Captain Charles Gratiot, an American engineer officer, sketched both forts on Mackinac Island during the summer of 1814. Fort Holmes, here named Fort George by the British, was nearing completion when Gratiot made this sketch. National Archives
At Mackinac State Historic Parks, we are fortunate to have a huge variety of historic information available to help us protect, preserve, and present the resources under our care. Our archives and artifact collections contain numerous descriptions and depictions of the historic sites we manage, providing unique snapshots in time. A great example of these descriptive works is a report written by Lt. Col. Talbot Chambers in September 1815, soon after American troops returned to Mackinac Island following the War of 1812. (more…)
Here you can find the timeline history of Fort Mackinac, the orientation video exploring Fort Mackinac’s history, virtual tours of Fort Mackinac exhibits, educational resources, and more!
Fort Mackinac was founded during the American Revolution. Believing Fort Michilimackinac at what is now Mackinaw City was too vulnerable to American attack, the British moved the fort to Mackinac Island in 1780. Americans took control in 1796. In July 1812, in the first land engagement of the War of 1812 in the United States, the British captured the fort. In a bloody battle in 1814 the Americans attempted but failed to retake the fort. It was returned to the United States after the war. The fort remained active until 1895. During these years Mackinac Island was transformed from a center of the fur trade into a major summer resort.
The stone ramparts, the south sally port and the Officer’s Stone Quarters are all part of the original fort built over 225 years ago. The other buildings in the fort are of more recent origin, dating from the late 1790s to 1885. The buildings have been restored to how they looked during the final years of the fort’s occupation. Interpreters depict U. S. Army soldiers from this same period, dressed in distinctive Prussian-inspired uniforms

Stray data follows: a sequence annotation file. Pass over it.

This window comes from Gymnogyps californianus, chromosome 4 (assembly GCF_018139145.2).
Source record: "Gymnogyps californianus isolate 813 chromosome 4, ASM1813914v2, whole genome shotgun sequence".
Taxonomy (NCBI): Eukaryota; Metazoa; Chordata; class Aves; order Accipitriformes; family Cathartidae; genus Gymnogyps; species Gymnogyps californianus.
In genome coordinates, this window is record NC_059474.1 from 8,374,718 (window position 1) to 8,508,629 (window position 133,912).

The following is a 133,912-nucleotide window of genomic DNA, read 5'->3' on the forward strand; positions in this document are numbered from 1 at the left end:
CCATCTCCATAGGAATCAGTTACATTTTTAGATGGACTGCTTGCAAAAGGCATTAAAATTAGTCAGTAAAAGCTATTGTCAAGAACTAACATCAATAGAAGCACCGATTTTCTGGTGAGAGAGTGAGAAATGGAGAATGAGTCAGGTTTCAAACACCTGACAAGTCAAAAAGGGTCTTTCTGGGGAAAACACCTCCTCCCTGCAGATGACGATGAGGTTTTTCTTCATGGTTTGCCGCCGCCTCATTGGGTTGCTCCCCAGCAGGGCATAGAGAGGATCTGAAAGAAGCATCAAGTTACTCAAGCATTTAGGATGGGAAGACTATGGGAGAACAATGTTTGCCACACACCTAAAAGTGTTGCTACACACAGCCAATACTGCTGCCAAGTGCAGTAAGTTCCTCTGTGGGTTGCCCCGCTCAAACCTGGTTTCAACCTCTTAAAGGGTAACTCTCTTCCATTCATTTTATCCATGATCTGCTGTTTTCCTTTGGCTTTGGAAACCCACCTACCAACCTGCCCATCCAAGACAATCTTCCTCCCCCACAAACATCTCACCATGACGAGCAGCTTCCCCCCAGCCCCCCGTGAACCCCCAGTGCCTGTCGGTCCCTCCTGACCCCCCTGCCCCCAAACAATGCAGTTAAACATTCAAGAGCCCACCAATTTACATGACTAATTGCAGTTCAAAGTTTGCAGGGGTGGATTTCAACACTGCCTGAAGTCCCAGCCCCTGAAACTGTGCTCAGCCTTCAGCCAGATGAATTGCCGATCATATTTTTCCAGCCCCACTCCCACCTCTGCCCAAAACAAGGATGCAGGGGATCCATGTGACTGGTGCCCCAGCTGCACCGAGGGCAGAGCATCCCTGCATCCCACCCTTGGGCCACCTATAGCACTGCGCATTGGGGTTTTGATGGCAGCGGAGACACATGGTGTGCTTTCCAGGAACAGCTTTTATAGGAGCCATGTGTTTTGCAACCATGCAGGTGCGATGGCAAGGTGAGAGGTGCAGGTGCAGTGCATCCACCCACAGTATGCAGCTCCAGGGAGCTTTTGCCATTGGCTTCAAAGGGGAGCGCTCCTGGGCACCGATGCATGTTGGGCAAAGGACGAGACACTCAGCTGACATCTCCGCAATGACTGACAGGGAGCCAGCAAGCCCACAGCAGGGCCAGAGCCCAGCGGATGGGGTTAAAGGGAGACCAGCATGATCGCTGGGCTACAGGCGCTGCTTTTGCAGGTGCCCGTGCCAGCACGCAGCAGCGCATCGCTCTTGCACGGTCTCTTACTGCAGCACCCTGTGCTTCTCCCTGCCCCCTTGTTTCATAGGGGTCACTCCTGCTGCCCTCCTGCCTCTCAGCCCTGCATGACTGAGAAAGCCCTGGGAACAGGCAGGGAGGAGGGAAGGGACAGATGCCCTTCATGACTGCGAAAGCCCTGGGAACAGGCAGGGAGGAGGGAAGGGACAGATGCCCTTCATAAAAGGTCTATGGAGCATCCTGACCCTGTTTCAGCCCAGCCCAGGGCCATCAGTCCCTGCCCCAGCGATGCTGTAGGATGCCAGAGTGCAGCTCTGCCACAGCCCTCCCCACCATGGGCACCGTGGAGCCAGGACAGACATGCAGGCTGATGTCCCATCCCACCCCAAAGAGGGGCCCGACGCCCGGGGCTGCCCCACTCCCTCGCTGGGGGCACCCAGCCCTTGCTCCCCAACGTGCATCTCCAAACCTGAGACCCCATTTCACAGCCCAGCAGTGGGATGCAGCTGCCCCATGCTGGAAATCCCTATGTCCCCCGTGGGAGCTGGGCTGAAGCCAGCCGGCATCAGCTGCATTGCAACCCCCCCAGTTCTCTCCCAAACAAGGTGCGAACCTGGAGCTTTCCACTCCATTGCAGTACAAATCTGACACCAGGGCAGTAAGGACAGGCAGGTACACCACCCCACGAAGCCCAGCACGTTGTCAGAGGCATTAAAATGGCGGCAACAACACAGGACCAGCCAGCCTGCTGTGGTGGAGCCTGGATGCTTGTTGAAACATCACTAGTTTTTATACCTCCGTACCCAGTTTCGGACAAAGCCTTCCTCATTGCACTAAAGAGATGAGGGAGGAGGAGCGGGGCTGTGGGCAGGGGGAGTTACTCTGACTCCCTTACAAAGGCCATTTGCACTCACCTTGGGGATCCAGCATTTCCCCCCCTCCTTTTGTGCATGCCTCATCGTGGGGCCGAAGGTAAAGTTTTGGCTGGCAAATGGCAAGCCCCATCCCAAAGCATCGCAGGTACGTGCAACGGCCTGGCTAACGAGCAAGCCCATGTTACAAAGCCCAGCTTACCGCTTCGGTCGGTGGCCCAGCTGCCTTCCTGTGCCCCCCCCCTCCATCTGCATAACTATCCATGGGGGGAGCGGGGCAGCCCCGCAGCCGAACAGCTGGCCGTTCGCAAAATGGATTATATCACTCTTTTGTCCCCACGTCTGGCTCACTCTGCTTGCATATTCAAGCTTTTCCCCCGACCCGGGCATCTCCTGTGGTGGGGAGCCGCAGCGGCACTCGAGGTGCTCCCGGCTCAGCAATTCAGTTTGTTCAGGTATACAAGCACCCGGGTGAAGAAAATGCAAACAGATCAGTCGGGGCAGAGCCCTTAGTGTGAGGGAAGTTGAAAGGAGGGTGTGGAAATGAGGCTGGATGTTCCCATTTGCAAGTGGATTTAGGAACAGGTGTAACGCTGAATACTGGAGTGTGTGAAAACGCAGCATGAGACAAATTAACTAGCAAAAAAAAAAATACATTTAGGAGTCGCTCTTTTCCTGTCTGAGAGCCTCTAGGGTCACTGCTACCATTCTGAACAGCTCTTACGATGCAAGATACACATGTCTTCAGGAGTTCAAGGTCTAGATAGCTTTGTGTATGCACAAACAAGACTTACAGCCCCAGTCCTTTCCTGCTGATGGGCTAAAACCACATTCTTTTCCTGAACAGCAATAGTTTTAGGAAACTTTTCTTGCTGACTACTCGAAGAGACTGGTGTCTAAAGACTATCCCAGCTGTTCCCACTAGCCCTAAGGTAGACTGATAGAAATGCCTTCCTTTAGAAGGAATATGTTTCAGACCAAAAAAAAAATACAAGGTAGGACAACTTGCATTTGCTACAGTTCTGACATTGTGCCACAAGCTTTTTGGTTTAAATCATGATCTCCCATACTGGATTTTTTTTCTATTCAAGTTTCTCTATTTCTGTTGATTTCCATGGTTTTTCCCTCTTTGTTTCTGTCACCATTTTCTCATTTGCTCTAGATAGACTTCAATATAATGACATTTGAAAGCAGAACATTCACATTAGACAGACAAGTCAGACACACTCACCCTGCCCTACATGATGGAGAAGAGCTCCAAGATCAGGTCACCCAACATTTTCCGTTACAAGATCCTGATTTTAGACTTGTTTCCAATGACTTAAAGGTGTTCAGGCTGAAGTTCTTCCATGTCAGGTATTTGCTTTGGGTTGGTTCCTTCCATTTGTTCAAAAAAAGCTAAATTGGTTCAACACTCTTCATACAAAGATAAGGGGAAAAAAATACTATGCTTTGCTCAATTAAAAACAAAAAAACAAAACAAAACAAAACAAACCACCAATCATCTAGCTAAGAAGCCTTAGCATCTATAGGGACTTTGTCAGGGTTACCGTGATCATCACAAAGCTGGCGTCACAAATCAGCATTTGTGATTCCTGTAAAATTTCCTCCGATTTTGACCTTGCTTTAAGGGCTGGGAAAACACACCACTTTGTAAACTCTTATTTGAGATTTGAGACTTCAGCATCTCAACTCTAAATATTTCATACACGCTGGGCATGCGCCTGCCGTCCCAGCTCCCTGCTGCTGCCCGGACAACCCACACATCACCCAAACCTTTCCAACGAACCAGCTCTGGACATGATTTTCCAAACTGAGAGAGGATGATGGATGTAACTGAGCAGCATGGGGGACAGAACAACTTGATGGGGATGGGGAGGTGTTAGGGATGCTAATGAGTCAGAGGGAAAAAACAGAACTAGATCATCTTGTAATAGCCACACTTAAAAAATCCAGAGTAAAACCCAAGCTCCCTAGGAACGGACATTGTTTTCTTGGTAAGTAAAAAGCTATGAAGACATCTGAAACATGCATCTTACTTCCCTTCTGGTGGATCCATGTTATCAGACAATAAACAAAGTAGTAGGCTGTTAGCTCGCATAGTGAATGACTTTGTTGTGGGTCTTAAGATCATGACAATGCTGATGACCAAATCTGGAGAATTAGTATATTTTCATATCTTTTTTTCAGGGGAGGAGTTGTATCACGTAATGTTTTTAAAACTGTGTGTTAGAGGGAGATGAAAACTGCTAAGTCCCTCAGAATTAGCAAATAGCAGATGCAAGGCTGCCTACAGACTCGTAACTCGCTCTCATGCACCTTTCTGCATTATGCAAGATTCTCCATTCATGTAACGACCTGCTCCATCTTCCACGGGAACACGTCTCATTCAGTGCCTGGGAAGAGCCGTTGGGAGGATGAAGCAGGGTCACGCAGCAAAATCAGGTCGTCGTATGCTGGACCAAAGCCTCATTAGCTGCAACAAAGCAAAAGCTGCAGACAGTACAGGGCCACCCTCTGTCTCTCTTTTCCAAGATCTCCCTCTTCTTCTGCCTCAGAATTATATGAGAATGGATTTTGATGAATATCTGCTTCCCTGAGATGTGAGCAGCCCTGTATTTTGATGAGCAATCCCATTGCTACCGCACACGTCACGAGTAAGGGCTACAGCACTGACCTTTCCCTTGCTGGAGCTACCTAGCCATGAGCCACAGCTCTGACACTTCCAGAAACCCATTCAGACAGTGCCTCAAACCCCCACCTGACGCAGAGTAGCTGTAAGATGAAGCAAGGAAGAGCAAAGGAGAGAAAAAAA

1779-81 The garrison and fur trade community are moved from Michilimackinac to Mackinac Island.
1783 Mackinac Island part of new United States.
1796 British soldiers depart and American soldiers arrive to garrison fort on September 1.
1812 On July 17 British soldiers capture Fort Mackinac in first land engagement of War of 1812 in the United States.
1814 On August 4 Americans attempt but fail to recapture island. Continue reading…
This 15-minute movie provides an orientation to Fort Mackinac’s history.
Explore some of Fort Mackinac’s exciting exhibits, such as the Battle for Mackinac and the Changing Face of Fort Mackinac, 1779-1895.
The Changing Face of Fort Mackinac:
The Battle For Mackinac Island:
A Deeper Look: The Battle of Mackinac Island.
A Deeper Look: Cos. E & K, Fort Mackinac, Mich., 1886:
A Deeper Look: Cos. E & K going on Parade:
A Deeper Look: East Blockhouse:
A Deeper Look: Interior of Barracks:
Guns Across the Lakes: Capture of Fort Mackinac:
Guns Across the Lakes: The Battle of Mackinac Island:
Watch as a Fort Mackinac interpreter runs through a rifle firing demonstration at Fort Mackinac, and learn about the differing firing positions the soldiers would have used in battle.
Rifle Firing Demonstration:
Rifle Firing Positions:
U.S. Army Signal Drill of the 1880s:
Stanton Guard at Fort Mackinac during the Civil War.
Mackinac State Historic Parks maintains a robust collection of educational resources, such as lesson plans, about all of its sites, including Fort Mackinac. Learn more here.
More videos on Fort Mackinac can be found on our YouTube page, including about Wayne’s Legion, the garrison of Fort Holmes, the Fort Mackinac rifle range, and more!
Support for exhibits and demonstrations at Fort Mackinac comes from Mackinac Associates – friends preserving and sharing Mackinac’s heritage. Please consider checking them out!
Click here to check out other MSHP sites.